Featuring booths and tables filled with fibre, yarn, bags, fibre art and products plus plenty of supplies and equipment, the Prairie Fibre Festival runs Sept. 16 from 11 a.m. to 4 p.m. at the Lacombe Memorial Centre.
There will be a ‘sit and stitch’ area, classes and a variety of demonstrations.
For information about the available classes, which participants have to register for, head to www.prairiefibrefestival.ca.
“This is our seventh year,” said the organization’s owner/operator Lori Desrosiers. “This time, we are working with the Lacombe Museum and the local library, and we are having kids’ classes — they will be weaving a bookmark.
“One of our vendors donated the bookmark looms, so there will be two classes for the kids — one in the morning and the one in the afternoon,” she said, adding that those sessions will be taking place in the Kinsmen Room upstairs.
“This is new for us, as we have never had kids’ classes before. But we always have kids come to the event, and they are always interested.”
Another change this year is holding the ‘Sit and Stitch’ event upstairs in the Servus Credit Union Room instead of downstairs in the cafe.
“It will be open from 9 a.m. to 5:30 p.m. so that means before the vendor hall opens, you can come in and sit and stitch with your friends.
“It’s much more spacious — we can fit 80 people in there,” she said. “We also get a lot of people from Edmonton and Calgary. They are meeting their friends from either of those cities or from the rural areas. So it’s a way to spend more time at the Festival — you can sit and stitch for a bit, shop for a bit, then go and sit and stitch again,” she added with a laugh.
“Also, our classes are going on until 5:30 p.m. so if you are waiting for someone to be done with their class, you can wait in there.”
With fibre art continuing to grow in popularity, interest in the Festival is certainly growing.
“I love that it also helps to support small businesses — especially the independent ones who dye their own yarn. A lot of those people run their own businesses, and they don’t have storefronts and some of them don’t even have an online presence.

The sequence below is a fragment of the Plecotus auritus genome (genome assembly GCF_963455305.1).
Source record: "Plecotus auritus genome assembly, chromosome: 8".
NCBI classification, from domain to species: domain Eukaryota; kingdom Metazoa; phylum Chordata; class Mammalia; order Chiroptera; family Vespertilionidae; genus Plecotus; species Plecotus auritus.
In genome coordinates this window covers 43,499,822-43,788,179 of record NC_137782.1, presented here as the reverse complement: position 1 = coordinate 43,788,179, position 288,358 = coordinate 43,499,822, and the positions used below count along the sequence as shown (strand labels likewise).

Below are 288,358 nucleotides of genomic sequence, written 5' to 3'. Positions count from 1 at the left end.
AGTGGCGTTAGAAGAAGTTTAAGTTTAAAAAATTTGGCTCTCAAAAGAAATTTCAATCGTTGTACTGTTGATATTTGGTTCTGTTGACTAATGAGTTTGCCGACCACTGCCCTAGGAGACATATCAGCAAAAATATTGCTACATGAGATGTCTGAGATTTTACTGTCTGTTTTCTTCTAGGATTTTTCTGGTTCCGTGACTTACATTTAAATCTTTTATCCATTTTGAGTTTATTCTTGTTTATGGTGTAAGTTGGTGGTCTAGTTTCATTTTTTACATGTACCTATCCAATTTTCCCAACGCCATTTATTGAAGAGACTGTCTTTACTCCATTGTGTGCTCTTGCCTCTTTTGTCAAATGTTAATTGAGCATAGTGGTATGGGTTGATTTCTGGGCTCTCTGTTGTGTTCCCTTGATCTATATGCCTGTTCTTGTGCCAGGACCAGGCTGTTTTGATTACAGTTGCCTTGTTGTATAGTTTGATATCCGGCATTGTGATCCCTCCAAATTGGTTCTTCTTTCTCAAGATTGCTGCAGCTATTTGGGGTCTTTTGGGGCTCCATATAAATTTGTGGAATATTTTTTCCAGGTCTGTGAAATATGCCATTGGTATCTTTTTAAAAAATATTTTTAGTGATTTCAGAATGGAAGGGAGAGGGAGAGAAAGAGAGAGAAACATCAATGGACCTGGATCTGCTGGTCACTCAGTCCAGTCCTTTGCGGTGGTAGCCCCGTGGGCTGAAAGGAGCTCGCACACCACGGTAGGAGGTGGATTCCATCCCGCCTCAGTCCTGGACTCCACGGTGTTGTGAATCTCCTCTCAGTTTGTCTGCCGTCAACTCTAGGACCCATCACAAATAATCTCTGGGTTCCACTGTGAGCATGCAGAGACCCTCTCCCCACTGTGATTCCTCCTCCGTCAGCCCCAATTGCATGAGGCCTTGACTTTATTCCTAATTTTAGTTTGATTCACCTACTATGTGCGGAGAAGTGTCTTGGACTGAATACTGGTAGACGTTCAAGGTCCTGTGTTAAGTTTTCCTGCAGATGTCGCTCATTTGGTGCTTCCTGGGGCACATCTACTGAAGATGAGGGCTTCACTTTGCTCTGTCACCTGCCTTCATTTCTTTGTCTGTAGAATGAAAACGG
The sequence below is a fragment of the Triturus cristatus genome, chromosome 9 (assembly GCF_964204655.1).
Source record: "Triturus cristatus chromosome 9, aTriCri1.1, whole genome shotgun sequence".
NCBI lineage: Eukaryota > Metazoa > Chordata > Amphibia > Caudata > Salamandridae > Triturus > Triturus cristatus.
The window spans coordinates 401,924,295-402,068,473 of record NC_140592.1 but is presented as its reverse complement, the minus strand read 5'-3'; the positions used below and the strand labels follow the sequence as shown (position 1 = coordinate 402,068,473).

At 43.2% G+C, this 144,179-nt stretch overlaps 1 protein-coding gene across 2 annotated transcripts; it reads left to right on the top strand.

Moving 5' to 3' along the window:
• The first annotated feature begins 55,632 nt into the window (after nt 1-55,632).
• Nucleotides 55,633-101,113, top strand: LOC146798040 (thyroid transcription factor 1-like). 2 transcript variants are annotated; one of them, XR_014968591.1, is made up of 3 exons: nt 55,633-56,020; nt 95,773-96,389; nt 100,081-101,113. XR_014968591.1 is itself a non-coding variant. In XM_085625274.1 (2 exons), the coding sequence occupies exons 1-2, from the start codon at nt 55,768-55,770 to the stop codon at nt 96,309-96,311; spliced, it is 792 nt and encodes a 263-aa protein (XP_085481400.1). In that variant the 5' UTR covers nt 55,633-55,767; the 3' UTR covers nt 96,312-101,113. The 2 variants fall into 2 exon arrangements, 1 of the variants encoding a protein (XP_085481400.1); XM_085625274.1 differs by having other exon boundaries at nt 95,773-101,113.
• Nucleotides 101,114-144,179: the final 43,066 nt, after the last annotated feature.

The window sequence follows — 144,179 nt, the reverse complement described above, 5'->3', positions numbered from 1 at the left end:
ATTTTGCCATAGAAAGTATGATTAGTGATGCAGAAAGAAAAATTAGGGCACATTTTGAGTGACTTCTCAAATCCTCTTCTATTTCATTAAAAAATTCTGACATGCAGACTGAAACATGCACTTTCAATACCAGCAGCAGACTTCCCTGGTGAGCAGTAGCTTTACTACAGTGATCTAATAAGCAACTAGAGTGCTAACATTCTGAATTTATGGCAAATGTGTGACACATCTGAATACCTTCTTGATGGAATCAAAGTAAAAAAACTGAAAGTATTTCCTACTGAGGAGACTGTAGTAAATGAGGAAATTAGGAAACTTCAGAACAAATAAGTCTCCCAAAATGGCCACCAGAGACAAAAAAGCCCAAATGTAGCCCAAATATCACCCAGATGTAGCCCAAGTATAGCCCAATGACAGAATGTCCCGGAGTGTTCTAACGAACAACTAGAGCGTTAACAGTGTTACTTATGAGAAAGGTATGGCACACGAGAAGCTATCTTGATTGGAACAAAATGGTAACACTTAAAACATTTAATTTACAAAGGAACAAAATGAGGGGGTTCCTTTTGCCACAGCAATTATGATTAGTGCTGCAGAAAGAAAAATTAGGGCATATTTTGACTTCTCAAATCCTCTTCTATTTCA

“This is a good opportunity to get stuff from them. I’ve had many vendors who have started out with just a very small table, and some yarn, and now they are some of the main attractions at the Festival,” she explained. “They’ve expanded their businesses, and that makes me feel good because I know that their businesses are supporting their families,” she said.
“Also, I just love this. I get to create the festival that I would want to go to. I stay true to that.
“A lot of the festivals are getting really big now, but I like the small town, smaller festival scene. I get to meet people from all walks of life and visit with my fibre friends,” she said.
Fibre art runs the gamut from knitting, crocheting and spinning fibre to weaving, cross-stitch and embroidery.
Ultimately, it all makes for a very fulfilling venture for Desrosiers, and she is continually encouraged by the positive feedback she receives after each event.
“We all know each other, and we welcome new people. That’s what I want to keep.
“I also like to see the attendance grow because it means more people are getting into fibre craft or they are interested in what I am offering them which encourages me to keep going, to keep growing and to keep bringing more vendors in.”
Visit www.prairiefibrefestival.ca or find them on Facebook and Instagram.